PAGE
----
dinosaur-facts

The Paleozoic Era

The Paleozoic Era occurred from about 541 million years ago to about 252 million years ago. The meaning of the word Paleozoic derives from the Greek Word palaios – which means “ancient” and the Greek word zoe – which means “life.” Which is an apt name for this period in Earth history because this is when life really began to take root and become quite diverse. It was also a period of time in Earth’s history in which drastic climatic and geological change occurred. This era is broken down into six distinct periods: the Cambrian, the Ordovician, the Silurian, the Devonian, the Carboniferous and the Permian.

The Cambrian Period began at the beginning of this era, about 541 million years ago and ended about 56 million years later or about 485 million years ago. This period of history saw a dramatic increase in the amount of life. So much so, in fact, that scientists have called this incredible increase in evolution the Cambrian Explosion. More creatures evolved during this time than during any other period of time on Earth – either before or after it. During this time, trilobites, algae and all forms of marine phyla evolved. This was also the period of time when the supercontinent Pannotia broke up.

Beginning about 485 million years ago and ending about 443 million years ago, the Ordovician Period is a time in which many different kinds of organisms began forming the familiar biological classes that we are all used to today. During this time, cephalopods, coral, and primitive fish developed into their respective classes. As did snails and shellfish. There was also a surge of organism making it onto the coastal shores of the continent Gondwana. However, it was also a time for disaster. Glaciation caused a huge sea level drop and this, in turn, killed off the primitive arthropods that had developed on Gondwana. Eventually, this glaciation would spread all across the globe, leading to Snowball Earth. This would cause the Ordovician–Silurian Extinction Event – an event which killed off almost two-thirds of marine invertebrates and approximately a quarter of all families of each genus.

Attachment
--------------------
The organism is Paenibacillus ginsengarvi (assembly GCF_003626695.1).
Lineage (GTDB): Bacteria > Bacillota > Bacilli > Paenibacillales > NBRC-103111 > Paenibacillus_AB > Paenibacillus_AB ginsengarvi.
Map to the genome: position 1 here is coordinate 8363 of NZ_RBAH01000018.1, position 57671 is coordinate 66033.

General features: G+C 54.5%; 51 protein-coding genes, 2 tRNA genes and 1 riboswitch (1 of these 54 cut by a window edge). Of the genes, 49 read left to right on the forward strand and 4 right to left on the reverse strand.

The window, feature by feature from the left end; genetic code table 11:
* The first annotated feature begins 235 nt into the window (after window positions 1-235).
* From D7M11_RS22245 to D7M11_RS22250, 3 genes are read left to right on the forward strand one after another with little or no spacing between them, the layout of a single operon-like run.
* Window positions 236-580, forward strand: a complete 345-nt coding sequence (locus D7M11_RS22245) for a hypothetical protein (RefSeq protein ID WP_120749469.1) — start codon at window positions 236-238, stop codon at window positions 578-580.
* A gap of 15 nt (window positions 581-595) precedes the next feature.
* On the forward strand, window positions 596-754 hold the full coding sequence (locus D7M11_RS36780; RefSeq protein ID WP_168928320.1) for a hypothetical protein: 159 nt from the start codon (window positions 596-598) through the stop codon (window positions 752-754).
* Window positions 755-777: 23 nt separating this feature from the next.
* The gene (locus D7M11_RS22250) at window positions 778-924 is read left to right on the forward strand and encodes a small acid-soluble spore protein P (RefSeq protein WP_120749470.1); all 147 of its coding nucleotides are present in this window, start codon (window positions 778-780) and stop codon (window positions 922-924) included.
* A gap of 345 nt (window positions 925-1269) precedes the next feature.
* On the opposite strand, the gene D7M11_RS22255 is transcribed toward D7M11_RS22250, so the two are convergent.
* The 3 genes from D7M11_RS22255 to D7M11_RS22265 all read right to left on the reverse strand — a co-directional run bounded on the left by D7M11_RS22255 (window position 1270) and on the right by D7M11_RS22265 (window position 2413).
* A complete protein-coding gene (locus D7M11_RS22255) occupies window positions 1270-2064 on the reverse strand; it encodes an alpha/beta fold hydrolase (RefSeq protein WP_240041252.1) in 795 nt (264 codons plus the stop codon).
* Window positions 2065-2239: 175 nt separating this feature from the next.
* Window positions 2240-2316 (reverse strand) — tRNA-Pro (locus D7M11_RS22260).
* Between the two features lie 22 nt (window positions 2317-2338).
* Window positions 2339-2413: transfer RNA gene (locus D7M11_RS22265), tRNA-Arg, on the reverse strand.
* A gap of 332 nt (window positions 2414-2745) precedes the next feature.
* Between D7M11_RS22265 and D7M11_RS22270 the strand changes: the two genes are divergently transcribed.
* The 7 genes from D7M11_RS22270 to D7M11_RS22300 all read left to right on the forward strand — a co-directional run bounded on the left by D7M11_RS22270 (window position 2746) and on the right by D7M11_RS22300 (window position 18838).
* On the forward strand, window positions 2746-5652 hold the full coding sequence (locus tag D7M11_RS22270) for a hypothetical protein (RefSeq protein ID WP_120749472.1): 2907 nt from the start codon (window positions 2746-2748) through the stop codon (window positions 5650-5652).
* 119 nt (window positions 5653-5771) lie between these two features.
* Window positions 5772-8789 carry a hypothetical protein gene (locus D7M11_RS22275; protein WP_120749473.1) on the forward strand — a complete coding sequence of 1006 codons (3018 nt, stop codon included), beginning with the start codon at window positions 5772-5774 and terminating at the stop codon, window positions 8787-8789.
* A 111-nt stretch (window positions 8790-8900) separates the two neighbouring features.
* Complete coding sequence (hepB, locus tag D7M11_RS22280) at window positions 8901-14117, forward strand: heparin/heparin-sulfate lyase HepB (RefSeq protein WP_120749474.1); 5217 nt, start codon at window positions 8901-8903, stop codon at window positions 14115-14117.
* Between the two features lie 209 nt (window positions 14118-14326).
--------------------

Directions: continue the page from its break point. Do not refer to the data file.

Lasting approximately 24 million years, the Silurian Period ran from 443 million years ago to 419 million years ago. During this period, life began to rebound after the Ordovician–Silurian Extinction Event and Earth began to go from a cold, icy planet to a warmer one. Sea waters also began to rise after Snowball Earth began thawing. It was during this time that the first freshwater fish began to evolve, jaw-less fish increased their numbers and fish with jaws began to evolve. Vascular plants known as Cooksonia began to take hold on some of the four continents that existed during this time. These continents were Baltica, Gondwana, Laurentia and Avalonia.

The fourth period of the Paleozoic Era is known as the Devonian Period.  This period in Earth history ran for approximately 60 million years – from 419 to 359 million years ago. Many scientists begin to refer to this period as the “Age of Fish” because this is when fish relocated themselves to the highest pinnacle of the food chain. However, fish weren’t the only organisms to come to prominence during this time. No, this was also a time when the first amphibians began to evolve, as well as trees. Unfortunately, much of this progress was halted or destroyed by the end of this period. This is when the Late Devonian Extinction occurred – otherwise known as the Second Mass Extinction.

The fifth period of the Paleozoic Era is the Carboniferous Period. This period lasted from 359 to 299 million years ago – or about 60 million years. During this time, global temperatures increases to about 20 degrees Celsius (68 degrees Fahrenheit) and most of the land was taken over by huge tropical swamps made from Club Mosses, Horse Tails, Ferns, and Cordaitales. When these plants died, they fell onto the water-soaked ground and formed great veins of peat. These peat veins would eventually turn into coal because the bacteria and fungi that would normally digest thick plant material hadn’t evolved yet.

Beginning about 299 million years ago and ending approximately 252 million years ago, the Permian Period was quite a span of 48 million years. During this time, all of the continents had formed the supercontinent Pangaea. This enormous land mass was extremely dry because it had very little water in its interior, but its coasts were wetter because they were surrounded by a massive ocean called Panthalassa. On Pangaea, the first conifers began to evolve and animals such as Edaphosaurus took well to it. However, this progress was short-lived because of the Third Mass Extinction known as The Great Dying. A cataclysmic event which killed all but 5% of the world’s life.

Starting shortly after the breakup of the supercontinent Pannotia, continuing on through the Cambrian Explosion, traveling on through multiple glaciations and three mass extinctions, as well as the rise of all new species, it’s pretty easy to say that the Paleozoic Era was both an exciting time and also a tragic one. Species rose and fell, continents formed and broke apart and the weather changed dramatically. By the end of the era, the Earth had begun to cool again, all the continents of the world came together to form Pangaea and the world was once again ready to head into a new era. One that is called by paleontologists “The Age of the Reptiles” and by paleobotanists “The Age of the Conifer.” However, we probably know it best as the Mesozoic Era. This is the era that would follow the catastrophe, the splendor and the great change that came out of the The Paleozoic Era.